At the same moment in time Saturday afternoon, right around 2:35 p.m. ET, Pittsburgh and No. 21 Maryland both faced 4th & Goal about 200 miles apart in Pennsylvania, while trailing late in the fourth quarter against Penn State and Temple, respectively.
Trailing 17-10 in State College with just under six minutes to play, Pitt had unsuccessfully picked up the necessary one yard to reach the end zone and either tie the game with a PAT or potentially take the lead with a two-point conversion.
On 1st & Goal and 3rd & Goal from the Penn State 1-yard line, Pitt quarterback Kenny Pickett’s pass attempts fell incomplete. He was stuffed on 2nd & Goal.
That left the Panthers with 4th & Goal, needing that one pesky yard with 4:59 to play.
On a drive in which Pitt had previously converted on 4th & 1 as Pickett connected with Nakia Griffin-Stewart for 36 yards up the seam, Pitt Coach Pat Narduzzi elected to take the easy points and kick a field goal.
But the points were far from easy. Kicker Alex Kessman’s 19-yard attempt clanked off the left upright.
Here was Narduzzi’s post-game explanation, courtesy of the Pittsburgh Post-Gazette’s Craig Meyer:
Pat Narduzzi on why he opted for a field goal with a fourth and one with five minutes left, down seven
‘Because you need two scores to win the football game.’
He added that he doesn’t question that decision ‘at all’
— Craig Meyer (@CraigMeyerPG) September 14, 2019
Where do we begin?
Pitt didn’t need two scores – at least in regulation – to beat Penn State.
A touchdown plus a PAT would’ve extended the game for Pitt and likely forced overtime if the Panthers’ defense could’ve gotten one stop, like they did by getting the Nittany Lions to punt after just four plays.
A touchdown plus a successful two-point conversion theoretically could’ve won the rivalry game.
Meanwhile in Philadelphia, the newly-ranked Terps were in the middle of failing to convert on 4th & Goal for the third time of the afternoon.
Almost two minutes after Temple stuffed Maryland running back Anthony McFarland Jr. on four consecutive runs inside of the Owls’ 5-yard line, a false start forced the Terrapins into 3rd and 4th & Goal from the 12-yard line.
On 4th down, Maryland quarterback Josh Jackson’s pass for DJ Turner in the back of the end zone was a little too high in the face of pressure and Turner couldn’t get a foot down for the touchdown.
Temple was able to run out the remaining two minutes and 14 seconds, eventually settling for a safety in its 20-17 win to avoid Maryland winning the game on a blocked punt recovered for a touchdown or a punt return.
On 12 goal-to-go plays Saturday, Maryland gained just five total yards, leaving the Terrapins with no points to show for their three drives that started inside Temple’s 20-yard line and ended on the doorstep of the end zone.
So despite Temple fumbling a punt at its own 19-yard line, DJ Turner returning another punt 55 yards to Temple’s 4-yard line and Temple punter Adam Barry shanking a punt just seven yards past the Owls’ 3-yard line, Maryland couldn’t capitalize even once.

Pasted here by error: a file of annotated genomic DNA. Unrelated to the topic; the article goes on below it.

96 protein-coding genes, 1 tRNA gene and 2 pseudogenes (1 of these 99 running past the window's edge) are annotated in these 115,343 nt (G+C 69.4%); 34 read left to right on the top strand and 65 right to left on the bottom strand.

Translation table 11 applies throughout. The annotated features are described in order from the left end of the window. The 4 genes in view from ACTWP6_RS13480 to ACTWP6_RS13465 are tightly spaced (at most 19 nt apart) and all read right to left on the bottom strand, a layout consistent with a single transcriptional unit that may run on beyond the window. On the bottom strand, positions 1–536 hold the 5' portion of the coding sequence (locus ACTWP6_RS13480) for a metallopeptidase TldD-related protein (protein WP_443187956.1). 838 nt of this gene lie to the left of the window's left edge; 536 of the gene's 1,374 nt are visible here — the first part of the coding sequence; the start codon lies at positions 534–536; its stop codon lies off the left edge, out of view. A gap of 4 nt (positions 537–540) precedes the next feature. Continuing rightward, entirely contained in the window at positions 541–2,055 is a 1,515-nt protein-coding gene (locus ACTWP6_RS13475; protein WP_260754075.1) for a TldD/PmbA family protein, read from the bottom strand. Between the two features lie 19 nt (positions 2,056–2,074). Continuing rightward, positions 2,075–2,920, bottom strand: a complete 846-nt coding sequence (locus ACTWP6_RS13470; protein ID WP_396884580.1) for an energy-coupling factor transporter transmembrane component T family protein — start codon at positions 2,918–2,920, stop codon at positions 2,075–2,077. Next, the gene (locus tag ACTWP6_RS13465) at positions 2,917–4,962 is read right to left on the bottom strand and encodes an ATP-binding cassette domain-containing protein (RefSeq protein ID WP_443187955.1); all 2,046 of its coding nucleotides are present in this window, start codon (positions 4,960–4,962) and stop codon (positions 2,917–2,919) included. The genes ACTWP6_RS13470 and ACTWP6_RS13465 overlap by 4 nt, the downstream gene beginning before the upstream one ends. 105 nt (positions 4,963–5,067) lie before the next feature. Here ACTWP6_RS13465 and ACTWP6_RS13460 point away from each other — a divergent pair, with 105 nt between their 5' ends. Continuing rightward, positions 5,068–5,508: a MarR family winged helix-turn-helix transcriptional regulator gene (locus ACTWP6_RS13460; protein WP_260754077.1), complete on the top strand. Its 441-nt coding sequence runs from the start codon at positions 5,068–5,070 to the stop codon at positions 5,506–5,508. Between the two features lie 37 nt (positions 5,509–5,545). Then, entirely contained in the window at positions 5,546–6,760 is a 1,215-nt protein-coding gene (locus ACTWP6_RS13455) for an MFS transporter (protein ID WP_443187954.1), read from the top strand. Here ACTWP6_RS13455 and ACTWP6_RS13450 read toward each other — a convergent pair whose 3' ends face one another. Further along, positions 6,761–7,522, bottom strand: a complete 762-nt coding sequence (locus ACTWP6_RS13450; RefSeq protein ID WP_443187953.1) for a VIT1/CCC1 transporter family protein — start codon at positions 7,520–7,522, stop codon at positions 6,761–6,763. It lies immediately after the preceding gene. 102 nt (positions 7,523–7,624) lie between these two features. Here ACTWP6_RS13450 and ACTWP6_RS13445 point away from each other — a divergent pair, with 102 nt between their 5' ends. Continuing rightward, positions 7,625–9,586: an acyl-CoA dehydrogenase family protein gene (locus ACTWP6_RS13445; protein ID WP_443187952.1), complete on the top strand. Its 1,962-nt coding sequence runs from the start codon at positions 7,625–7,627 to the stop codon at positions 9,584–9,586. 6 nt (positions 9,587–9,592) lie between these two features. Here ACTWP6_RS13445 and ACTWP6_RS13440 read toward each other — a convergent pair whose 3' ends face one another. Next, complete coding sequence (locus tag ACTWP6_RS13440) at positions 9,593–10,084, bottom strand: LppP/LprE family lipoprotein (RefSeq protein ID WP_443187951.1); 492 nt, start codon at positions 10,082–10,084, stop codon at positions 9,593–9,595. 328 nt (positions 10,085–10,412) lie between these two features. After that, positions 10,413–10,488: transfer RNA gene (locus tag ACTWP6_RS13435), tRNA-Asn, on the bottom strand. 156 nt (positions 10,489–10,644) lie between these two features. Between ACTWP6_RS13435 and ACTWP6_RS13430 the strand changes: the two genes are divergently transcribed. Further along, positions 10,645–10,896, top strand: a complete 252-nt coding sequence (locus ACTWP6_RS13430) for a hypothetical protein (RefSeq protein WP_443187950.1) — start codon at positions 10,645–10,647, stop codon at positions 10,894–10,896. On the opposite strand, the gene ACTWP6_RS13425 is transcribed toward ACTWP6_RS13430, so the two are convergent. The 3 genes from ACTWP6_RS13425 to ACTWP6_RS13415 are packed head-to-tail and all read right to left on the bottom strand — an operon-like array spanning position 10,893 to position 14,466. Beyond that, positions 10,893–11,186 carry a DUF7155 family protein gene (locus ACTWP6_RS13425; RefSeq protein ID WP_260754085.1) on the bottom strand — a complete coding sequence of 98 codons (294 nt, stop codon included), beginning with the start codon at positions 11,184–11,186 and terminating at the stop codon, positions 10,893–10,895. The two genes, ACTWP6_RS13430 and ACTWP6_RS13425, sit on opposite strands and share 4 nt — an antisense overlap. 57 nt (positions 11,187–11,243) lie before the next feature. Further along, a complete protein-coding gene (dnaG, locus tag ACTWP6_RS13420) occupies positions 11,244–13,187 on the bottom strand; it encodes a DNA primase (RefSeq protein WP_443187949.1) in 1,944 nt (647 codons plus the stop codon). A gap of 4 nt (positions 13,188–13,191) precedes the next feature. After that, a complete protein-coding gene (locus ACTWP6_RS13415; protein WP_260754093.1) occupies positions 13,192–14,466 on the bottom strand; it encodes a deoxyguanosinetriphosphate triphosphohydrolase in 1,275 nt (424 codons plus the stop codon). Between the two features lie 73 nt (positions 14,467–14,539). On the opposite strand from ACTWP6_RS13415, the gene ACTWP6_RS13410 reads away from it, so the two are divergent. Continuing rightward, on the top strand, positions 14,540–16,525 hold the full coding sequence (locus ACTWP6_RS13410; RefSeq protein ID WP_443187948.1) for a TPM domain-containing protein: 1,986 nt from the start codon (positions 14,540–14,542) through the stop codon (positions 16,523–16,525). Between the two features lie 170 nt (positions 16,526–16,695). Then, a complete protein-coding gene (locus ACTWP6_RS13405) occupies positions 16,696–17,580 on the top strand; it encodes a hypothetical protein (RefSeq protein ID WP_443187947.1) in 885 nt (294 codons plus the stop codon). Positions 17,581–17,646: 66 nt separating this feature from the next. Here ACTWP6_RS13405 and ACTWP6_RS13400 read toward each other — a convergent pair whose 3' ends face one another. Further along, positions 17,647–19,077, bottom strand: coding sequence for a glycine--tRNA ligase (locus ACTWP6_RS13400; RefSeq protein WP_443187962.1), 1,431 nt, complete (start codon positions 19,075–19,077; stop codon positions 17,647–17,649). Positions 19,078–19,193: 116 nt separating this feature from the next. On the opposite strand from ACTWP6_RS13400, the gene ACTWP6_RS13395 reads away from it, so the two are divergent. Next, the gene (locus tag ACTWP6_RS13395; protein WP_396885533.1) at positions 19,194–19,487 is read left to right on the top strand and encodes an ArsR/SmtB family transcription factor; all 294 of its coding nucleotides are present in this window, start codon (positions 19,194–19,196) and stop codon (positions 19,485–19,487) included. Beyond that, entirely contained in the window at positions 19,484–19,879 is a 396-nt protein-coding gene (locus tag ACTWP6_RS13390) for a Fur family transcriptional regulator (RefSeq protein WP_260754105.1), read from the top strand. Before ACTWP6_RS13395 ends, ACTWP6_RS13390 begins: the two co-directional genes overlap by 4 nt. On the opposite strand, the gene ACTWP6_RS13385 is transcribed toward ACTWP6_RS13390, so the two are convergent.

While Pitt irresponsibly settled for a field goal late in the game against Penn State, perhaps Maryland could’ve benefited by simply taking the points when it faced 4th & Goal at the Temple 1-yard line in the first five minutes of the game, when it trailed 7-0.
Sometimes it’s best to not overthink your goal-to-go strategy and play-calling.
If the points are there early with a chip-shot field goal in a close game, take ’em.
If you need a touchdown late in the fourth quarter in order to force overtime or win the game, and there’s no guarantee you’ll get the ball back – at least with enough time or good enough field position to realistically score – play for the win and live with the results.
And rather than continuing to unsuccessfully run a 5-9, 198-pound running back behind a suspect offensive line, consider switching things up with a play-action pass, QB sneak or a heavy set with a fullback serving as the lead blocker.
By the way, goal-line ineptitude doesn’t discriminate and it can affect programs and coaches throughout the Eastern seaboard.
In the first half of South Carolina’s home game against No. 2 Alabama, running back Rico Dowdle was ruled down at the Crimson Tide’s 1-yard line after a three-yard run as he stretched for the end zone in the final minute of the first half.
Alabama led 24-10 and a touchdown would’ve cut the deficit to one touchdown entering halftime, surely a moral victory for a South Carolina squad that was a 26.5-point underdog and it certainly would’ve given them a better shot at a victory on the field.
The replay official didn’t call for a review of the play as South Carolina ran a hurry-up offense, despite having multiple timeouts left. A timeout could’ve allowed the replay official more time to look at the play and potentially call for a review, which potentially could’ve overturned the call to a touchdown.
South Carolina quarterback Ryan Hilinski was tackled for a loss of two yards on 3rd & Goal and his pass on 4th & Goal sailed incomplete as the Gamecocks elected to go for seven points rather than the easy three.
South Carolina Coach Will Muschamp was unhappy about the sequence, when asked about it during the halftime interview on CBS.
Will Muschamp is HEATED about the refs not looking at the replay in that goal line play pic.twitter.com/6q98ncd6BY
— gifdsports (@gifdsports) September 14, 2019
But he may have only had himself to blame.